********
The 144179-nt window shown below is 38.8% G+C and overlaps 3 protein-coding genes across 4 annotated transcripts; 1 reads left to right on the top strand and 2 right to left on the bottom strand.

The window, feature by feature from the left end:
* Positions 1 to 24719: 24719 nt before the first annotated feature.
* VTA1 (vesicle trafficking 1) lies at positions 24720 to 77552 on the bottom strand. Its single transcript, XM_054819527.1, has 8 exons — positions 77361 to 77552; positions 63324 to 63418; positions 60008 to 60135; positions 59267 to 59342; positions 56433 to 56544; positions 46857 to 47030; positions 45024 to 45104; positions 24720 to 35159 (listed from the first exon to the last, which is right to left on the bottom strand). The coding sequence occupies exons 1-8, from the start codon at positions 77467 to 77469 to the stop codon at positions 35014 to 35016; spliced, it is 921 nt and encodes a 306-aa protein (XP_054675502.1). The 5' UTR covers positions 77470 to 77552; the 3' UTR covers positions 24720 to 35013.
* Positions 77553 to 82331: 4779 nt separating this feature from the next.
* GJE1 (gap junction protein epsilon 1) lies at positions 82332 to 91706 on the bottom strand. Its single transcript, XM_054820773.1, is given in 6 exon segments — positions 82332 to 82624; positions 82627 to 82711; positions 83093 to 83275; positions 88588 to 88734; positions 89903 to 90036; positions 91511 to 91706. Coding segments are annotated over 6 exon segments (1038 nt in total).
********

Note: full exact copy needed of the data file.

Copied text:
The 144179-nt window shown below is 38.8% G+C and overlaps 3 protein-coding genes across 4 annotated transcripts; 1 reads left to right on the top strand and 2 right to left on the bottom strand.

The window, feature by feature from the left end:
* Positions 1 to 24719: 24719 nt before the first annotated feature.
* VTA1 (vesicle trafficking 1) lies at positions 24720 to 77552 on the bottom strand. Its single transcript, XM_054819527.1, has 8 exons — positions 77361 to 77552; positions 63324 to 63418; positions 60008 to 60135; positions 59267 to 59342; positions 56433 to 56544; positions 46857 to 47030; positions 45024 to 45104; positions 24720 to 35159 (listed from the first exon to the last, which is right to left on the bottom strand). The coding sequence occupies exons 1-8, from the start codon at positions 77467 to 77469 to the stop codon at positions 35014 to 35016; spliced, it is 921 nt and encodes a 306-aa protein (XP_054675502.1). The 5' UTR covers positions 77470 to 77552; the 3' UTR covers positions 24720 to 35013.
* Positions 77553 to 82331: 4779 nt separating this feature from the next.
* GJE1 (gap junction protein epsilon 1) lies at positions 82332 to 91706 on the bottom strand. Its single transcript, XM_054820773.1, is given in 6 exon segments — positions 82332 to 82624; positions 82627 to 82711; positions 83093 to 83275; positions 88588 to 88734; positions 89903 to 90036; positions 91511 to 91706. Coding segments are annotated over 6 exon segments (1038 nt in total).